Two and a half years went by. I had published A Man’s Place, the account of my father’s life. Bernard Pivot invited me to appear on his talk show “Apostrophes”. This was the first time. I learnt from my press secretary that, for the radio channel France Culture, Claude Duneton was proposing to question me on my experience of this event, before and after. He was going to do the same with the writer François Maspero, also invited for the first time. I said yes without the slightest hesitation, indeed on the contrary with a feeling of pleasure and relief, that I would be able to express and share, with someone I had confidence in, the terrible apprehension that I could not dispel. It was a great idea of Claude’s. I haven’t retrieved the tapes of the recording but I remember a feeling of freedom in contrast to my almost cold resolve during the television programme.[5] Claude was both a reassuring presence and a sagacious interviewer, calm. Yes, once again, he helped me overcome what I considered a worse ordeal than the oral exam of the agrégation.[6] I can see him handing me the microphone just before I go into the studio of the Antenne 2 network. Then the next day, at Marie-Dominique Arrighi’s place, also a producer at France Culture, welcoming us, François Maspero and me, to a joyous and fascinating debriefing of our first experience of “Apostrophes”.

A year after that there we are in my garden in Cergy, in June. He had come to see me, still driving his big Citroën DS, with Isabelle Yhuel, with whom he now shared his life. Within a month, I was going to have an operation for a hip replacement, a decision I had resolved to take despite the fear that such an intervention provoked in me, above all about the anaesthetic. Claude had come to support and encourage me and to encourage himself to consider going under the knife. We laughed and joked over the fear of death. ‘If that’s where you end up’, he said, ‘I’ll get myself a wheelchair for the rest of my days!’ ‘You can’t get out of it that easily’, I said. ‘I’ll wake up and you won’t be able to put off your operation any longer!’ Isabelle shared my view and I sensed that she would know how to persuade him. Sure enough, two years later, it was my turn to go and visit him in Cochin Hospital. I realise that over several years all our encounters arose from events to do with the repair of our bodies, otherwise young and robust but marked by a pathology generally associated with old people, bodies which we had to come to terms with on a daily basis, more so Claude than me, in view of his numerous activities. To speak of it here is, I believe, to be faithful to a truth about bodies, about their materiality, about the overriding importance of lived experience that I read in his texts.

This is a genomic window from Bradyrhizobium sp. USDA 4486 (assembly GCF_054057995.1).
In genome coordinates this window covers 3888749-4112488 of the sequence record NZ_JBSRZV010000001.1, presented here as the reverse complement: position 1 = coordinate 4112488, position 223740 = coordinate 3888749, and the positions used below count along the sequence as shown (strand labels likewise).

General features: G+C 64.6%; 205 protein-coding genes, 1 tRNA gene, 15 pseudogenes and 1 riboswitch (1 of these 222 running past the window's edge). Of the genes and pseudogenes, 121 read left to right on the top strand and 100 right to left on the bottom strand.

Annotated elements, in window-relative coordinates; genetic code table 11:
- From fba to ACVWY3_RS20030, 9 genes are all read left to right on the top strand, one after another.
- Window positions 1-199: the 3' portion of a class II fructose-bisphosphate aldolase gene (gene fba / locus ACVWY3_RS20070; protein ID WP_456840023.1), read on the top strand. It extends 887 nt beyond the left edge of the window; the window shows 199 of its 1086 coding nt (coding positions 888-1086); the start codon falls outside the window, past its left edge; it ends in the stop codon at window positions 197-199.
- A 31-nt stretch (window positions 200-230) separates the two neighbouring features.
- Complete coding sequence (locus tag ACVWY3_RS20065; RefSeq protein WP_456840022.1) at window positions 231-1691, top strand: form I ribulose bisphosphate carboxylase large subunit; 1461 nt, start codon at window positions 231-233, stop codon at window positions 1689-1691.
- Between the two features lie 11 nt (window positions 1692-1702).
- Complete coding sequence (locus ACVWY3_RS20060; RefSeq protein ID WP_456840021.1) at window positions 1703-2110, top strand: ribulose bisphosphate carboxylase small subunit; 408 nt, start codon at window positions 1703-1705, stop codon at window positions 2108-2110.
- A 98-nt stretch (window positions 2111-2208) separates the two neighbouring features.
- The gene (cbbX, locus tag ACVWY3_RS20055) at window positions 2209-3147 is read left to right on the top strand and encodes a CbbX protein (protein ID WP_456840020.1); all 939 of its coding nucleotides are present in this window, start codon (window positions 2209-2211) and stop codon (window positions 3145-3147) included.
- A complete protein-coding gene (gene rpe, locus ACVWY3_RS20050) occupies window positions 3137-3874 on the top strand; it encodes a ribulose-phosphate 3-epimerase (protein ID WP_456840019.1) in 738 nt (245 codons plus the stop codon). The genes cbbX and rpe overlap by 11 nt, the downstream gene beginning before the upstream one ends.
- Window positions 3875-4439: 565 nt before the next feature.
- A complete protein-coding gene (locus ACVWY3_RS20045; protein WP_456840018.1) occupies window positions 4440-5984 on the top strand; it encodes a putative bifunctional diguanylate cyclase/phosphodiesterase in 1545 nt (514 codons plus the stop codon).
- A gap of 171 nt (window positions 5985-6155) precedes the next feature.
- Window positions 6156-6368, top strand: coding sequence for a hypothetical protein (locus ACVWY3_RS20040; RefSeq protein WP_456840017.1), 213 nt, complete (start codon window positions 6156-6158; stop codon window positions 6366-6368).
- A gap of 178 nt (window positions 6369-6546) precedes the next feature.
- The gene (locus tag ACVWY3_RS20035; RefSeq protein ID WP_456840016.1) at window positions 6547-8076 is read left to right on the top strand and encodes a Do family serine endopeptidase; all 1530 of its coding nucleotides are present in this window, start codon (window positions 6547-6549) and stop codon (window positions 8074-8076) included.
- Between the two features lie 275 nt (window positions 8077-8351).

I don’t recall having broached the subject of writing to any extent other than from a consideration of what prevents its practice. It was a matter of modesty. Writing and Claude, both a case of modesty. What does come back to me is a conversation on how it would be impossible for either of us to write books not based on reality. A question of origins. Of memory. A reality embedded in the gestures and words of parents, of the inhabitants of Lagleygeolle, his village whose twenty-seven war dead, young men who had died in the 1914-18 War, he resuscitated in his magnificent The Monument.[7]

Farewell brother.


[1] NdT/Translator’s note: This is my translation of the title Je suis comme une truie qui doute as the text has not been translated into English.

[2] NdT/Translator’s note: This is my translation of both titles Le Diable sans porte and Ah! Mes aïeux! as the texts have not been translated into English.

[3] NdT/Translator’s note: La Femme gelée (1981)/ A Frozen woman, trans. Linda Coverdale (Seven Stories Press, 1997).

[4] NdT/Translator’s note: The phrase ‘la force tranquille’ was the slogan used on posters to promote François Mitterrand’s campaign in the 1981 French Presidential elections.

[5] NdT/Translator’s note: The programme can be found online : Garbit, Philippe, ‘Annie Ernaux: “En passant à Apostrophes, mon livre allait totalement exister“‘, Les Nuits de France Culture, France culture, réalisation Virginie Mourthé (22 août 2017),

[6] NdT/Translator’s note: This is an advanced competitive examination giving higher status and slightly reduced teaching hours to teachers.

[7] NdT/Translator’s note: This is my translation of the title Monument as the text has not been translated into English.


This piece is a translation of a text originally published in ‘Claude Duneton façon puzzle’, eds Catherine Merle, Gisèle Roy & Pierre Chalmin (Editions Unicité, 2023). It is translated and published here with Annie Ernaux’s kind permission. Translated by Jo Halliday. First published here on 29 May 2024.